BARCELONA — Trials, camera, action.
With interest in the Catalan independence movement fading outside of Spain, Regional President Quim Torra is betting the trials of pro-independence leaders can create a new window of opportunity like the one he says Catalonia had — and missed — last year to push for a break with Madrid.
“We’re going to mobilize and concentrate all our efforts on denouncing the grave situation that Catalonia is going through,” Torra told POLITICO in an interview Monday at the Catalan government’s headquarters in Barcelona. And he’ll be framing the issue beyond secession: “It’s civil and human rights which are at stake at this moment.”
Ahead of large pro-independence protests in Barcelona Tuesday — and almost a year after the regional government held a referendum that prompted a crackdown by Madrid — Torra can offer few detailed plans to make good on his anti-Spain rhetoric. It’s a telling omission that speaks to the challenges faced by the separatist movement here, when many of whose leaders are in jail or abroad and a new Socialist-led government in Madrid takes a more conciliatory approach toward the region.
Two dozen separatist leaders are expected to face trial this autumn on charges of rebellion, sedition and misuse of public funds for their roles in last year’s Catalan independence push. Some have been in pre-trial detention for 10 months. Others, including Torra’s predecessor Carles Puigdemont, fled the country to avoid detention. Though trial dates have not yet been set, people familiar with the process expect the Supreme Court to begin considering the cases in November and conclude in spring.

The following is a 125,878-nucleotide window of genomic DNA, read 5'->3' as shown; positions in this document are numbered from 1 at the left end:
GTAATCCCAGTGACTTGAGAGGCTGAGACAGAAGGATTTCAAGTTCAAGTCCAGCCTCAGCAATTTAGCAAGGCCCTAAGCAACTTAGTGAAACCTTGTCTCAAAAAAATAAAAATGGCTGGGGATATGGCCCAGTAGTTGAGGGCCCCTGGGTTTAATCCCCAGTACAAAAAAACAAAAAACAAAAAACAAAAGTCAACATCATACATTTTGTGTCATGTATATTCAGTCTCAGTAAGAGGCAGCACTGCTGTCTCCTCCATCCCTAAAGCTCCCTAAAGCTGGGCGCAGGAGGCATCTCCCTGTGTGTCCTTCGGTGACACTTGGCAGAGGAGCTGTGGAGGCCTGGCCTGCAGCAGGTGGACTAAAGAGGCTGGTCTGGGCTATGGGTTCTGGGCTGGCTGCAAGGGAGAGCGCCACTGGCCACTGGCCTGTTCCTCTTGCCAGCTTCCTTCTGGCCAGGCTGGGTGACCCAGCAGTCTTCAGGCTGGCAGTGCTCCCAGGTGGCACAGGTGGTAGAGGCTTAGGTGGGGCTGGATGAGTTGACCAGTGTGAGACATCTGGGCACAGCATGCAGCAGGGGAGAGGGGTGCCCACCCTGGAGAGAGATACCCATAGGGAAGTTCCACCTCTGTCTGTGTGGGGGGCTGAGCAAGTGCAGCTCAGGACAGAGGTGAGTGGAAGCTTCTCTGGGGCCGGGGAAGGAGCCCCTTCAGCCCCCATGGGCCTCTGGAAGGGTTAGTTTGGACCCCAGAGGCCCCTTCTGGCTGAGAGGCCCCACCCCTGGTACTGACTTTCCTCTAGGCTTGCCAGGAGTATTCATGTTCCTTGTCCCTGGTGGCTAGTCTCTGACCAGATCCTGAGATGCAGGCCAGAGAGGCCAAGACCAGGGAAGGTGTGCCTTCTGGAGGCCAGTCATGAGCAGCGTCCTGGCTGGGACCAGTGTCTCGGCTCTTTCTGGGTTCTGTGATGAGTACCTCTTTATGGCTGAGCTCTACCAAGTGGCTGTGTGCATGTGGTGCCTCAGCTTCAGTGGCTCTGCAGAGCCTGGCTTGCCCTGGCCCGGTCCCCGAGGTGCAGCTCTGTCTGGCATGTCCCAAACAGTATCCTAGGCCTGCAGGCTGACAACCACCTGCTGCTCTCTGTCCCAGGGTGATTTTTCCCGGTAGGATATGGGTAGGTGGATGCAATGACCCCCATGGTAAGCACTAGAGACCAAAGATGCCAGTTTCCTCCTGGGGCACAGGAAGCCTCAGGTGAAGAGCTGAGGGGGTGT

A German court earlier this year declined Spain’s extradition request for Puigdemont for the crime of rebellion, while a Belgian court refused to process Spanish arrest warrants against some of his ousted ministers altogether on procedural grounds. According to Torra — a 55-year-old lawyer, insurance executive and writer handpicked by Puigdemont to succeed him as the Catalan leader — that exposes the shortcomings of the Spanish court system.
The EU should “at least start questioning what’s happening with the Spanish justice system, which isn’t acting in the same way as Germany’s or Belgium’s,” he said.
Torra is invoking the idea of “remedial secession” — a theory of law stating that oppressed peoples can exert the right to self-determination — to try to win international support for Catalan independence.
Regaining the momentum
On Tuesday — Catalan national day, known as Diada — hundreds of thousands of independence supporters are expected to take to the streets in Barcelona. This will be the start of a series of public protests planned for the coming weeks that Torra said are designed to gain “momentum” for Catalans “to determine themselves.”
Torra wouldn’t go into detail about what else he and his Cabinet have planned to break with Spain. “At this stage in Catalonia, it’s very difficult to do any long-term or even middle-term planning,” he said.